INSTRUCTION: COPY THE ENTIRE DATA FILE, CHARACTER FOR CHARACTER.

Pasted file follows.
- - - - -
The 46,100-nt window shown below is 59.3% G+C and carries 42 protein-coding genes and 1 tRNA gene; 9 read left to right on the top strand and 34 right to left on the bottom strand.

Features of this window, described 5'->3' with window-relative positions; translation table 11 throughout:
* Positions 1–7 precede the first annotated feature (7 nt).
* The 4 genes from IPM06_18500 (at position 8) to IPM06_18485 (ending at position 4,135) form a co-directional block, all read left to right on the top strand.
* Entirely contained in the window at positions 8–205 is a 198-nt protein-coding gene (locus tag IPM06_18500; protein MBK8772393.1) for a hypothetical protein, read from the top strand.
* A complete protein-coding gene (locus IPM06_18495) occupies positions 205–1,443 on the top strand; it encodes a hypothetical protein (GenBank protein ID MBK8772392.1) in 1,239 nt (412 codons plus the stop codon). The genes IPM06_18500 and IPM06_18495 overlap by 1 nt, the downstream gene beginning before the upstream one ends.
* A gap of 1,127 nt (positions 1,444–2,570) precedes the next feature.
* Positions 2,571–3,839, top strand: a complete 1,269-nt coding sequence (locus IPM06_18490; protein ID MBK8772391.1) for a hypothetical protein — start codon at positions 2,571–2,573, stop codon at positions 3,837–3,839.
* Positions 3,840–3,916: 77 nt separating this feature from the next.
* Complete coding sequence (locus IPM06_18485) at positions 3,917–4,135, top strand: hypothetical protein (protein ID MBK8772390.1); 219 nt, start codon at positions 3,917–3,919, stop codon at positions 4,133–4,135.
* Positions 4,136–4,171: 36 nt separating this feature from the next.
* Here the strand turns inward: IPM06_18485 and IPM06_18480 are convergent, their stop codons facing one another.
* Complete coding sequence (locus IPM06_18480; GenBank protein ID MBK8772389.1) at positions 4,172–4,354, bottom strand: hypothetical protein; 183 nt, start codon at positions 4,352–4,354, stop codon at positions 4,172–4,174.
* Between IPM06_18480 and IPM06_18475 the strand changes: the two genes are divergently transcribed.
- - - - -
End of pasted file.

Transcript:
The 46,100-nt window shown below is 59.3% G+C and carries 42 protein-coding genes and 1 tRNA gene; 9 read left to right on the top strand and 34 right to left on the bottom strand.

Features of this window, described 5'->3' with window-relative positions; translation table 11 throughout:
* Positions 1–7 precede the first annotated feature (7 nt).
* The 4 genes from IPM06_18500 (at position 8) to IPM06_18485 (ending at position 4,135) form a co-directional block, all read left to right on the top strand.
* Entirely contained in the window at positions 8–205 is a 198-nt protein-coding gene (locus tag IPM06_18500; protein MBK8772393.1) for a hypothetical protein, read from the top strand.
* A complete protein-coding gene (locus IPM06_18495) occupies positions 205–1,443 on the top strand; it encodes a hypothetical protein (GenBank protein ID MBK8772392.1) in 1,239 nt (412 codons plus the stop codon). The genes IPM06_18500 and IPM06_18495 overlap by 1 nt, the downstream gene beginning before the upstream one ends.
* A gap of 1,127 nt (positions 1,444–2,570) precedes the next feature.
* Positions 2,571–3,839, top strand: a complete 1,269-nt coding sequence (locus IPM06_18490; protein ID MBK8772391.1) for a hypothetical protein — start codon at positions 2,571–2,573, stop codon at positions 3,837–3,839.
* Positions 3,840–3,916: 77 nt separating this feature from the next.
* Complete coding sequence (locus IPM06_18485) at positions 3,917–4,135, top strand: hypothetical protein (protein ID MBK8772390.1); 219 nt, start codon at positions 3,917–3,919, stop codon at positions 4,133–4,135.
* Positions 4,136–4,171: 36 nt separating this feature from the next.
* Here the strand turns inward: IPM06_18485 and IPM06_18480 are convergent, their stop codons facing one another.
* Complete coding sequence (locus IPM06_18480; GenBank protein ID MBK8772389.1) at positions 4,172–4,354, bottom strand: hypothetical protein; 183 nt, start codon at positions 4,352–4,354, stop codon at positions 4,172–4,174.
* Between IPM06_18480 and IPM06_18475 the strand changes: the two genes are divergently transcribed.